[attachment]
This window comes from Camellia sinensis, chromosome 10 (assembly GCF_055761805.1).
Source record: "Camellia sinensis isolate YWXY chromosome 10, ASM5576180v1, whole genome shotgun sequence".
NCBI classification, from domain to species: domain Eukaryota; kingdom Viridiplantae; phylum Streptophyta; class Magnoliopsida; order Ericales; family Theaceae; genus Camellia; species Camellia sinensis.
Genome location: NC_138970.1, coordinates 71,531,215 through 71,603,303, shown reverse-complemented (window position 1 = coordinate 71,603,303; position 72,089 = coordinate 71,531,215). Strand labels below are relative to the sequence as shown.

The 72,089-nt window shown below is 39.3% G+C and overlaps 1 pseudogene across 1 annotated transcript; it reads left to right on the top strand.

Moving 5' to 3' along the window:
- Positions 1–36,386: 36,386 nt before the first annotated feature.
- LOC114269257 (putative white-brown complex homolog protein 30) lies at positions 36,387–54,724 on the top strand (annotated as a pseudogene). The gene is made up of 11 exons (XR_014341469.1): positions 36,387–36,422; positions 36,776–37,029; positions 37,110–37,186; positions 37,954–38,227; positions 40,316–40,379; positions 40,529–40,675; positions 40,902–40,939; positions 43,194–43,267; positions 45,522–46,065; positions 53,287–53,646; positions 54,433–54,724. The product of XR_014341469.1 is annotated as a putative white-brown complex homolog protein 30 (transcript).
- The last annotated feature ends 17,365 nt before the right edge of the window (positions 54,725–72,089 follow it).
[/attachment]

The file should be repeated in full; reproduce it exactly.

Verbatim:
This window comes from Camellia sinensis, chromosome 10 (assembly GCF_055761805.1).
Source record: "Camellia sinensis isolate YWXY chromosome 10, ASM5576180v1, whole genome shotgun sequence".
NCBI classification, from domain to species: domain Eukaryota; kingdom Viridiplantae; phylum Streptophyta; class Magnoliopsida; order Ericales; family Theaceae; genus Camellia; species Camellia sinensis.
Genome location: NC_138970.1, coordinates 71,531,215 through 71,603,303, shown reverse-complemented (window position 1 = coordinate 71,603,303; position 72,089 = coordinate 71,531,215). Strand labels below are relative to the sequence as shown.

The 72,089-nt window shown below is 39.3% G+C and overlaps 1 pseudogene across 1 annotated transcript; it reads left to right on the top strand.

Moving 5' to 3' along the window:
- Positions 1–36,386: 36,386 nt before the first annotated feature.
- LOC114269257 (putative white-brown complex homolog protein 30) lies at positions 36,387–54,724 on the top strand (annotated as a pseudogene). The gene is made up of 11 exons (XR_014341469.1): positions 36,387–36,422; positions 36,776–37,029; positions 37,110–37,186; positions 37,954–38,227; positions 40,316–40,379; positions 40,529–40,675; positions 40,902–40,939; positions 43,194–43,267; positions 45,522–46,065; positions 53,287–53,646; positions 54,433–54,724. The product of XR_014341469.1 is annotated as a putative white-brown complex homolog protein 30 (transcript).
- The last annotated feature ends 17,365 nt before the right edge of the window (positions 54,725–72,089 follow it).